Testimony of Patrice Sharkey of HPAE Local 5142 on Transfer of Ownership of The Memorial Hospital of Salem County, November 8, 2018

Public Hearing of the New Jersey Department of Health

Division of Certificate of Need and Licensing

Hello, my name is Patrice Sharkey and I am a nurse at Salem Hospital and a member of HPAE Local 5142, which represents 110 nurses at Memorial Hospital of Salem County. Thank you for the opportunity to address you today regarding the transfer of ownership of the Hospital to the newly formed nonprofit Salem County Hospital Corporation (SCHC). Our local is excited to work with the new employer to ensure that our hospital will provide the kind of quality patient care that our community deserves.

After working at Salem Hospital for 12 years, I have witnessed a lack of investment in our hospital that must be addressed by a future operator, including: the maintenance of the building; upgrades in technology, equipment and supplies; and the recruitment and retention of experienced healthcare professionals who provide care and treatment to patients in Salem County. This last point is particularly important because the staffing levels are nowhere near what they need to be to provide quality patient care.

As nurses our primary interest is to ensure that any new owner and operator is committed to the preservation of medical and behavioral health services and establish a plan to ensure this is a hospital that will retain  a state of financial stability.

The proposed transfer of ownership will result in a change that should benefit our community, as the hospital will return to being operated by a non-profit entity whose mission is dedicated to the care of the poor and uninsured or underinsured. The applicant has stated they will play a vital role in the healthcare of those populations, as repeatedly noted in the CN application. It is critically important that through the Certificate of Need process, the Department of Health (DOH) does its due diligence. It must make sure that health care services of the community served by the hospital affected in this transfer are protected for the good of the citizens utilizing the services and for the good of the employees who provide the services.

As you know, when Salem became a for-profit hospital under the aegis of Community Health Systems (CHS) in 2002, the DOH had $34 million dollars in assets set aside for the creation of a foundation (Salem Health and Wellness Foundation) tasked with investing in programs that would improve the health and wellness of Salem County. With the possible advent of a return to a non-profit status for Salem Hospital, HPAE believes that the original intent for the creation of the Foundation was to assure that the monies would be available for the community’s health care needs through a non-profit entity. By reverting the hospital back to a non-profit status, it stands to reason that $34 million and any interest or gains accrued from it should be returned for use by the hospital. Since the hospital will be returned to non-profit status in this transfer, we recommend that the DOH make an allowance for financial oversight of the Foundation money to be disbursed to the hospital for community gain. It is essential that this money be put to use for improving and increasing access to care: the Foundation has a fiduciary responsibility for doing this, but the state should have the responsibility to make sure nothing is squandered.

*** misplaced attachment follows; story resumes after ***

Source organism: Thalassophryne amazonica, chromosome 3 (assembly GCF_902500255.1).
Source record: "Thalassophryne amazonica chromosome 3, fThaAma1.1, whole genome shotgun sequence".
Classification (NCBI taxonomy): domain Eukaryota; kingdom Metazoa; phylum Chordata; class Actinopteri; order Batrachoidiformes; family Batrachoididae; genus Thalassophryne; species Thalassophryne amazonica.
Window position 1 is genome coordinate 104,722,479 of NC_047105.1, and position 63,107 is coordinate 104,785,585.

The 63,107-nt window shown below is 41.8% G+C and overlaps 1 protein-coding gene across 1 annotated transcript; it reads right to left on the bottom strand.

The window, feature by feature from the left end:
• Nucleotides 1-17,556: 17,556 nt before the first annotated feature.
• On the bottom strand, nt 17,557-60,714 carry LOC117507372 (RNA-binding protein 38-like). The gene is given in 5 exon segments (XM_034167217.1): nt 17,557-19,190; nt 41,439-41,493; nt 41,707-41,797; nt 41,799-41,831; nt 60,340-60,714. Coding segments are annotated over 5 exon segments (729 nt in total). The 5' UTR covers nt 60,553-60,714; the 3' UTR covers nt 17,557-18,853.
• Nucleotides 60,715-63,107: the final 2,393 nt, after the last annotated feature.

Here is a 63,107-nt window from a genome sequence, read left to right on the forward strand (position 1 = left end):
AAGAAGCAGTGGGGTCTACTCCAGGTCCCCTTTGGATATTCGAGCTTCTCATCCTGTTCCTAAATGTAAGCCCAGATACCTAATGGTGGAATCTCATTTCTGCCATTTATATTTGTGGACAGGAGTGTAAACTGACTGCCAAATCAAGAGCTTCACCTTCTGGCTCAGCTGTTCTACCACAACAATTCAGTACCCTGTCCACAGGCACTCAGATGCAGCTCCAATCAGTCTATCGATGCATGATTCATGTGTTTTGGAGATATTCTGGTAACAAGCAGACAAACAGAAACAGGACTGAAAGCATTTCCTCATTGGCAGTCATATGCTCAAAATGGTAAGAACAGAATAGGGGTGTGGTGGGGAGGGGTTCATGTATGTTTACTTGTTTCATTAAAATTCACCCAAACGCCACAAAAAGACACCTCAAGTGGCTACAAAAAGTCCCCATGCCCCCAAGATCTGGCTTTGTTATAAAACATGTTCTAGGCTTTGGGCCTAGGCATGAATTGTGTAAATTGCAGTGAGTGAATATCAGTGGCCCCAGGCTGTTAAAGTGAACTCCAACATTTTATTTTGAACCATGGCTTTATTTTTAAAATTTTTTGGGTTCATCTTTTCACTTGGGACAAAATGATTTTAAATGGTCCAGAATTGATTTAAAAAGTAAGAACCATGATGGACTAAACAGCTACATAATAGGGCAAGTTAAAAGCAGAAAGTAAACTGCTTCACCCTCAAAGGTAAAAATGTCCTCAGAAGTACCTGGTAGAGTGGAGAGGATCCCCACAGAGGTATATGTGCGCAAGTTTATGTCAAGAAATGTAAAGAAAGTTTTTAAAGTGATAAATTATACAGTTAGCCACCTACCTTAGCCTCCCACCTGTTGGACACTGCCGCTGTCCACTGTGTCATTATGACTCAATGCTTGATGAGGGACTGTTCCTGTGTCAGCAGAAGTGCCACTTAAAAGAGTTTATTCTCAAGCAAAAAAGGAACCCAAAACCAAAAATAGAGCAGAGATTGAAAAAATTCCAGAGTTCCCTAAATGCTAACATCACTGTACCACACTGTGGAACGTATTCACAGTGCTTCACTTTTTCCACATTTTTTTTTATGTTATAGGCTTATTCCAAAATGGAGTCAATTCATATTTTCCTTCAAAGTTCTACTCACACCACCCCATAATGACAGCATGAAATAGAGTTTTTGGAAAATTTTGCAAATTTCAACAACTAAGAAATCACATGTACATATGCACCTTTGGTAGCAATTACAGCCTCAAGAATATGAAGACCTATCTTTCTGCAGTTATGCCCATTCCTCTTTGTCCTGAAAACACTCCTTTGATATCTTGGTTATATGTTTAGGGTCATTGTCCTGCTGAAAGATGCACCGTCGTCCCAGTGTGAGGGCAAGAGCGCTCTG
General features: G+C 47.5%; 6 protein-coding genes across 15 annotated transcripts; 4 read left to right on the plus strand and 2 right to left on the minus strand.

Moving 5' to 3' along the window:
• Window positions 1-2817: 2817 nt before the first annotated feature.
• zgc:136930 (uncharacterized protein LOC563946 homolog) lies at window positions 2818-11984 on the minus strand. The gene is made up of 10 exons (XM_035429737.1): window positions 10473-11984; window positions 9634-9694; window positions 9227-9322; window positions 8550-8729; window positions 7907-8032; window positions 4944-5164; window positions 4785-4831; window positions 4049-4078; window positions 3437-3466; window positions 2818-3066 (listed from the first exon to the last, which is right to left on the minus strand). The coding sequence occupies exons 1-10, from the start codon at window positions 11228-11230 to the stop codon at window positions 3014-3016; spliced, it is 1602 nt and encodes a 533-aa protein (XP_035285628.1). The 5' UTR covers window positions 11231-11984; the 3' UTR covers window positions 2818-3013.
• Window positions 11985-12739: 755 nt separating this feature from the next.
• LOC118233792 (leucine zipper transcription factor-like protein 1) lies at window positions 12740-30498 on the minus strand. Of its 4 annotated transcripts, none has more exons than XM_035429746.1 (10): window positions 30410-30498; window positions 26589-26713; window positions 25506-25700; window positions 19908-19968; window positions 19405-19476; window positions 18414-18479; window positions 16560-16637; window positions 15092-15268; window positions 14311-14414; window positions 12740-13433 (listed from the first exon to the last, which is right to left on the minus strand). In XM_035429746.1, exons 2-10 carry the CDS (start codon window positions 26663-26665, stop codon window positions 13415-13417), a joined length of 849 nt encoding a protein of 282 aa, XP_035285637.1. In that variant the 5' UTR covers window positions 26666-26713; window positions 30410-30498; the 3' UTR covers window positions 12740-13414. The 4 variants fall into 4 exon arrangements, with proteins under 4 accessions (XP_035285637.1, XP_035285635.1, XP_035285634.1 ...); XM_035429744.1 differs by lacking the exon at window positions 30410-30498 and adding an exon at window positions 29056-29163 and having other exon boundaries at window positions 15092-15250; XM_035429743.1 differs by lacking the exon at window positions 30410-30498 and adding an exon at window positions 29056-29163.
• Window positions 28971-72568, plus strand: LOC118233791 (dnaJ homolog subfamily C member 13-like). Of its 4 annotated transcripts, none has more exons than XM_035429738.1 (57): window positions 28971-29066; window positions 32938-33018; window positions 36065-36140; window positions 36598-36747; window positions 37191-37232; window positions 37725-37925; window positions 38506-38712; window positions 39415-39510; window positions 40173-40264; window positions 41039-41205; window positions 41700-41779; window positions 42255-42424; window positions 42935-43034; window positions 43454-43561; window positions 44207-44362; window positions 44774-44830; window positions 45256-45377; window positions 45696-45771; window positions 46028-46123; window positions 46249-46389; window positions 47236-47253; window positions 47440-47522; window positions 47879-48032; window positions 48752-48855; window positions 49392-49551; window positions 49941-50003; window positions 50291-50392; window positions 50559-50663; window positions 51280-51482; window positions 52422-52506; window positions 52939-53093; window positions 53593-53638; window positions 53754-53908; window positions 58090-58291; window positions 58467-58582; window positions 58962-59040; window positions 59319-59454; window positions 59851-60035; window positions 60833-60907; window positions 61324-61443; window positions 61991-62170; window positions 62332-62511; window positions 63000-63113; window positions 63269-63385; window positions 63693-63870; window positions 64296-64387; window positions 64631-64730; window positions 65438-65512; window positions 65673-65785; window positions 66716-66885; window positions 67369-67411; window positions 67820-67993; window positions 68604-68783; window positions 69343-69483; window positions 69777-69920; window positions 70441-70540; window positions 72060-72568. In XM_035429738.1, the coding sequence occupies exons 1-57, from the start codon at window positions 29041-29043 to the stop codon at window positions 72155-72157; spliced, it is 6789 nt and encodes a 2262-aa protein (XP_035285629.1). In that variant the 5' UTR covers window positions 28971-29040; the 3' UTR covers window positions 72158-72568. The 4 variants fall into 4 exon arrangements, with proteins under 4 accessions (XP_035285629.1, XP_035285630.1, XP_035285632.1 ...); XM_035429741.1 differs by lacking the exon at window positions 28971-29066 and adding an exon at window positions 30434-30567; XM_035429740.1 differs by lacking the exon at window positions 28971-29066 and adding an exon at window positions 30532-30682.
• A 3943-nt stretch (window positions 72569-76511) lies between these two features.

The CN application notes CHA will honor the commitment to the community to preserve access to inpatient acute care for the residents[1] and yet the commitment is only for a minimum of five years or a non-specified “reasonable amount of time after five years.”[2] Given that CHA is a for-profit company that specializes in turning economically challenged hospitals into medical arts pavilions for outpatient care only, we are concerned that there is no incentive for CHA to maintain Salem as a non-profit hospital when it knows it can turn it into a profitable medical services center. Based on this, we want to see the commitment extended for 10 years.

Finally, while CHA has expressed a strong willingness to work with our Union over the past several months, we have concerns about that fact that in section 3.16 of the Definitive Agreement, it appears that union representation of current employees are disavowed. The nurses at the hospital voted in 2010 to form our union with HPAE and while we have had an ongoing battle with the current owner, our union was certified by the National Labor Relations Board.  We urge the Department to clarify Section 3.16 which states that there is no union representation. We voted to form our union so nurses can have a voice in protecting our patients and improving working conditions. Our intention as unionized nurses is to continue to be advocates for ourselves, our patients, and our community.

Thank you for your time and I urge you to incorporate our concerns as part of the DOH investigatory process of this transfer.

[1] CN Aplication, p. 35.

[2] CN application, p. 45.